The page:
TU Delft students share ventilator design for international use
In a very short period of time, students involved in OperationAIR have successfully developed an emergency ventilator for coronavirus patients. Following the necessary test procedures, the design of the AIRone – including all related documentation – has now been released online so that other countries and initiatives can also benefit from it.
The OperationAIR initiative was launched on 16 March led by Professor Jaap Harlaar, Director of Studies at Clinical Technology. Fifty TU Delft students have spent the past seven weeks developing an emergency ventilator for coronavirus patients. In just three weeks, the team was able to put together a working prototype based on the requirements for providing adequate ventilation for coronavirus patients.
The AIRone has undergone several tests in recent weeks, including functional tests, mechanical safety tests, electrical safety tests, user tests and design tests. Marijn Mostert, head of the testing team, explains: “We have run tests to see whether the margins of error for the set variables fall within the prescribed standards, whether the AIRone meets the electrical safety requirements and whether the device is stable and robust. We have also carried out user tests with several intensive care practitioners, technical physicians and an ICU nurse.” The tests primarily focused on ease of use, safety and applicability. The users indicated that they would use the AIRone in emergency situations in which there is a shortage of regular equipment. The manual was also reviewed to make sure that it is understandable, and the design was checked against hospital standards. “We were able to make a few adjustments to the AIRone based on the test findings. We now have a final design, which, along with the test results and other documentation, is now available on an open-source platform so that other initiatives can start using the AIRone as well,” says Marijn.
OperationAIR is still in discussion with DEKRA, an official certification body, regarding the assessment of the technical documentation and the risk management system. DEKRA is preparing a report with recommendations on the use and safety of the AIRone.
In the Netherlands, the number of ICU admissions, and therefore the need for ventilators, has decreased considerably. Initially, the students had set themselves the target of producing 500 emergency ventilators for the Netherlands in order to alleviate the anticipated shortages. Josephine Dumas, head of the realisation team, explains that this is no longer necessary: “Given the downward trend, and after consulting the Ministry of Health, Welfare and Sport (VWS), we do not expect that this volume of ventilators will be required in the Netherlands at this stage. We are therefore focusing on the production of 80 devices. This will allow us to work through all stages of the production process, so that we are fully prepared to restart production if there are shortages in the future. Going through the entire process is also crucial for the internationalisation of the AIRone, so that we can give sound advice to other initiatives.”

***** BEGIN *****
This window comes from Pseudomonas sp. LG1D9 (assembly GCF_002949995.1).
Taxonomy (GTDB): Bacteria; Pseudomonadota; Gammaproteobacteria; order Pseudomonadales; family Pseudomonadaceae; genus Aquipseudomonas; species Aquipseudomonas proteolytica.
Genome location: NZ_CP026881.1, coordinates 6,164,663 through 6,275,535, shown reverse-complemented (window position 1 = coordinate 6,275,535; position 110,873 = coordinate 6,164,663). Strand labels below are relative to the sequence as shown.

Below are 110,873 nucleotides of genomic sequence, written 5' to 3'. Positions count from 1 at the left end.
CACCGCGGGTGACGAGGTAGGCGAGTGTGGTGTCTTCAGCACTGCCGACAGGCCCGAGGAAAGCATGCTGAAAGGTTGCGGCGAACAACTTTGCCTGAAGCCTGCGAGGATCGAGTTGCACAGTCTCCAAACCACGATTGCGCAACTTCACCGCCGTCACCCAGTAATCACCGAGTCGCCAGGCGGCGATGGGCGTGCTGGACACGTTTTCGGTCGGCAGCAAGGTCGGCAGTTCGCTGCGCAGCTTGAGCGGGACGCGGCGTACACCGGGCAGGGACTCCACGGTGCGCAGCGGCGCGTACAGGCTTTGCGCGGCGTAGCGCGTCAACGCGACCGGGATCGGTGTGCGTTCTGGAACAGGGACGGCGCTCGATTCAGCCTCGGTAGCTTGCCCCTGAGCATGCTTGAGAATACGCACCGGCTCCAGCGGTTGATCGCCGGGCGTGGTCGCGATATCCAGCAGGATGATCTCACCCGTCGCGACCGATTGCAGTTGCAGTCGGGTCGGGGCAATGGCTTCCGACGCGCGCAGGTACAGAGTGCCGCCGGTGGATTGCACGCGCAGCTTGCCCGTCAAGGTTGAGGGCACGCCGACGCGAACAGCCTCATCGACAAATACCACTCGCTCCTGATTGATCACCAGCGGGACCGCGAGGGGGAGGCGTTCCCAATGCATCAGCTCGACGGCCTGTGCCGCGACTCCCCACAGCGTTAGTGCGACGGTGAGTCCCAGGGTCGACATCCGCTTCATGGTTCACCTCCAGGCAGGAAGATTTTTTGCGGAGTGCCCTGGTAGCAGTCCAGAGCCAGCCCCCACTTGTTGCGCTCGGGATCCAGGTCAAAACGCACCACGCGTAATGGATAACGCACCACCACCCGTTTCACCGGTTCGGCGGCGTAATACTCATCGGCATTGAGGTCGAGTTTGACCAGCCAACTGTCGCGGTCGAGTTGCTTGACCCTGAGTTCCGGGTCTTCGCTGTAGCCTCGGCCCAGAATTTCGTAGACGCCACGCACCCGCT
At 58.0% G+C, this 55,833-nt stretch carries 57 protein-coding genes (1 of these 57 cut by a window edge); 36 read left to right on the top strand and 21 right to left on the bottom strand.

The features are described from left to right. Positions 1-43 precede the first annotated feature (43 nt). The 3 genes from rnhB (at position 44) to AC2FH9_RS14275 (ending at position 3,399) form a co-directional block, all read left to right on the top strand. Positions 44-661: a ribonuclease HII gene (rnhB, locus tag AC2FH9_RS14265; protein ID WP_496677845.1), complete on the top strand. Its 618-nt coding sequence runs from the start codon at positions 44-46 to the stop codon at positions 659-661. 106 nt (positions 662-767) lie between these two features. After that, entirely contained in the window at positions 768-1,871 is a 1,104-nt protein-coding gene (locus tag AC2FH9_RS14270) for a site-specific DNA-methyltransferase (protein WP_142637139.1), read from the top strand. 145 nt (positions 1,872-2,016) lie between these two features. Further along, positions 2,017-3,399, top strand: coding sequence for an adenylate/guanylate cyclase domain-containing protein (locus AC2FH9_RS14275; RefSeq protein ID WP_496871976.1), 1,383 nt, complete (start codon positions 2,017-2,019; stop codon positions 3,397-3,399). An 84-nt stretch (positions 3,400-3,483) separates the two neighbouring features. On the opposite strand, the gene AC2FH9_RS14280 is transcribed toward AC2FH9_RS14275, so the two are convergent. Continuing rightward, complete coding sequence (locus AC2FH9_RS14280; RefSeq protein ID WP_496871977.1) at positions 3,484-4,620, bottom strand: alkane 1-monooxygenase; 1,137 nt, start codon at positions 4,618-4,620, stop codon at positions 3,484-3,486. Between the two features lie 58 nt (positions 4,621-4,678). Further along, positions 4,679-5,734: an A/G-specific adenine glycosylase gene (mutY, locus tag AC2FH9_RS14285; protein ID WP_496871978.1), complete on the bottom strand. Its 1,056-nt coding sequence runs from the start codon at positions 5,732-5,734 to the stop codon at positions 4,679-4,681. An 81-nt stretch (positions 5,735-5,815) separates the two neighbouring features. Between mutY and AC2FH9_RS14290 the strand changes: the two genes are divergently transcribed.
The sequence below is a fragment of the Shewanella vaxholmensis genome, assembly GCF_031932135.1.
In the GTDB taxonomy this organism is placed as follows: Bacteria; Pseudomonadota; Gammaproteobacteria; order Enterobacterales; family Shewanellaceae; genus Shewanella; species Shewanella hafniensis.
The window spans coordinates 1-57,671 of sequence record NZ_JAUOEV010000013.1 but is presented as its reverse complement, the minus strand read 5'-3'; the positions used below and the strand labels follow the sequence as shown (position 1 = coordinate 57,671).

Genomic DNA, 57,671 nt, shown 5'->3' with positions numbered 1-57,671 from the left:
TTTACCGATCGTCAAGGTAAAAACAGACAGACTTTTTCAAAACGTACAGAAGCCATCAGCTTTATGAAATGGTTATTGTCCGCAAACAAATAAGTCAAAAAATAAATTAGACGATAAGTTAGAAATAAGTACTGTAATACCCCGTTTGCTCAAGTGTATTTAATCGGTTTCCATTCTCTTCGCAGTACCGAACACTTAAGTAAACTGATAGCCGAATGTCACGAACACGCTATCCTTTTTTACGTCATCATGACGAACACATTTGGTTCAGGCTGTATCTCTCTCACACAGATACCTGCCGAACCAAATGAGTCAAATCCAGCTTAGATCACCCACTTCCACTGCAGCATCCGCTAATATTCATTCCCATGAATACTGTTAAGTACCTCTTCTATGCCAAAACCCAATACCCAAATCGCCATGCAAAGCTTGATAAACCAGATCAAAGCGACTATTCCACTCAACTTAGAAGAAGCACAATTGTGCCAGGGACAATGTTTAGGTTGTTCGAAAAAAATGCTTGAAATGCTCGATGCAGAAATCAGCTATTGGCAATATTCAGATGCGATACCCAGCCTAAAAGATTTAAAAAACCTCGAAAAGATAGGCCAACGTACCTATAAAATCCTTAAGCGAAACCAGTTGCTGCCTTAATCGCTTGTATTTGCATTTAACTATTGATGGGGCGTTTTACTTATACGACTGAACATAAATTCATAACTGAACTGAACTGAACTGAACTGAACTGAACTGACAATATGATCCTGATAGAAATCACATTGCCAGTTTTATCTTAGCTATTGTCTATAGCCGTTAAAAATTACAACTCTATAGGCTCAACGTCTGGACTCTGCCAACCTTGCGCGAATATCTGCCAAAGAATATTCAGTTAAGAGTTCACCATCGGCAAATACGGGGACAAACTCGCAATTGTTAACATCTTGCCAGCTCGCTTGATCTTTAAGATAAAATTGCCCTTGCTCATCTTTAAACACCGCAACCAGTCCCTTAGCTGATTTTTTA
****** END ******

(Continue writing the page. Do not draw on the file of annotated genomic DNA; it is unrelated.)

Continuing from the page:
Since the situation in the Netherlands has become less acute, OperationAIR will focus on sharing the knowledge they have acquired with the rest of the world. By publishing their design, the students want to help other countries which are still in urgent need of ventilators. Max Ligtenberg, head of the internationalisation team: “Over the past few weeks, we have received a lot of questions from initiatives abroad. We have been asked whether we are going to produce for other countries as well and whether we are willing to share our design and approach.” There is high demand for ventilators abroad, both in European countries and countries in Africa, Asia and Central America. That is why the students have decided not only to share our documentation, but also to actively support initiatives that ask for assistance. Max: “By sharing our design, being ready to answer questions about the development, production and implementation of the AIRone and offering support, we hope to be in a good position to help other countries cope with a shortage of ventilators.”
OperationAIR is part of Air for All, an umbrella initiative of TU Delft that consists of three projects, each devoted to developing a different type of ventilator. This group consists of Project Inspiration, BTB - Breathe and OperationAIR. Their broader portfolio enables them to work together to address the global shortage of ventilators. More information can be found at https://tudelft-bmech-coronavirus.nl/.
More information about OperationAIR can be found at www.operationair.org.
The AIRone design and related documentation can be found at https://osf.io/mn7xq/.